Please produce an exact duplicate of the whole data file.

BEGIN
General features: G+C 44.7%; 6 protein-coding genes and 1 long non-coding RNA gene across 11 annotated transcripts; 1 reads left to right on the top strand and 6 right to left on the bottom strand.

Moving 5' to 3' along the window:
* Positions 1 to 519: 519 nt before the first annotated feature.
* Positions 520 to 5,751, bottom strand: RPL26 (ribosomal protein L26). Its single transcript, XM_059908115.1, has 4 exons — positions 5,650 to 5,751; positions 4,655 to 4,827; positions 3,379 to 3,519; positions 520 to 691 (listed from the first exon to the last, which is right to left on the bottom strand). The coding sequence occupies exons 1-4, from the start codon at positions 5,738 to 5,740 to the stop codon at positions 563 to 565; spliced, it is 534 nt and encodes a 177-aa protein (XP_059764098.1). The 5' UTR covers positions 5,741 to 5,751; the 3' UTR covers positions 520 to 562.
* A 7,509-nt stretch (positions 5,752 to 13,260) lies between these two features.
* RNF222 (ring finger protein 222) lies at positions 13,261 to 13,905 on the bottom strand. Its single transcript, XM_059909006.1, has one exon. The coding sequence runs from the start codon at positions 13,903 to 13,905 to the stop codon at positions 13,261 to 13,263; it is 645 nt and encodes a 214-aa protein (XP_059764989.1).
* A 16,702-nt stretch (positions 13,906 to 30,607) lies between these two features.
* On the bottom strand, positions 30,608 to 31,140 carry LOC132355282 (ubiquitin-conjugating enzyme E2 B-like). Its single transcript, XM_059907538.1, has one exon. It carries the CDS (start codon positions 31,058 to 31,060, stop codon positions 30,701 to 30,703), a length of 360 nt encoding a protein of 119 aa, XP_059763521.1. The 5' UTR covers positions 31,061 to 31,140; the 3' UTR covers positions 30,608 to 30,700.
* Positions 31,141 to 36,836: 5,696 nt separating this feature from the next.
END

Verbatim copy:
General features: G+C 44.7%; 6 protein-coding genes and 1 long non-coding RNA gene across 11 annotated transcripts; 1 reads left to right on the top strand and 6 right to left on the bottom strand.

Moving 5' to 3' along the window:
* Positions 1 to 519: 519 nt before the first annotated feature.
* Positions 520 to 5,751, bottom strand: RPL26 (ribosomal protein L26). Its single transcript, XM_059908115.1, has 4 exons — positions 5,650 to 5,751; positions 4,655 to 4,827; positions 3,379 to 3,519; positions 520 to 691 (listed from the first exon to the last, which is right to left on the bottom strand). The coding sequence occupies exons 1-4, from the start codon at positions 5,738 to 5,740 to the stop codon at positions 563 to 565; spliced, it is 534 nt and encodes a 177-aa protein (XP_059764098.1). The 5' UTR covers positions 5,741 to 5,751; the 3' UTR covers positions 520 to 562.
* A 7,509-nt stretch (positions 5,752 to 13,260) lies between these two features.
* RNF222 (ring finger protein 222) lies at positions 13,261 to 13,905 on the bottom strand. Its single transcript, XM_059909006.1, has one exon. The coding sequence runs from the start codon at positions 13,903 to 13,905 to the stop codon at positions 13,261 to 13,263; it is 645 nt and encodes a 214-aa protein (XP_059764989.1).
* A 16,702-nt stretch (positions 13,906 to 30,607) lies between these two features.
* On the bottom strand, positions 30,608 to 31,140 carry LOC132355282 (ubiquitin-conjugating enzyme E2 B-like). Its single transcript, XM_059907538.1, has one exon. It carries the CDS (start codon positions 31,058 to 31,060, stop codon positions 30,701 to 30,703), a length of 360 nt encoding a protein of 119 aa, XP_059763521.1. The 5' UTR covers positions 31,061 to 31,140; the 3' UTR covers positions 30,608 to 30,700.
* Positions 31,141 to 36,836: 5,696 nt separating this feature from the next.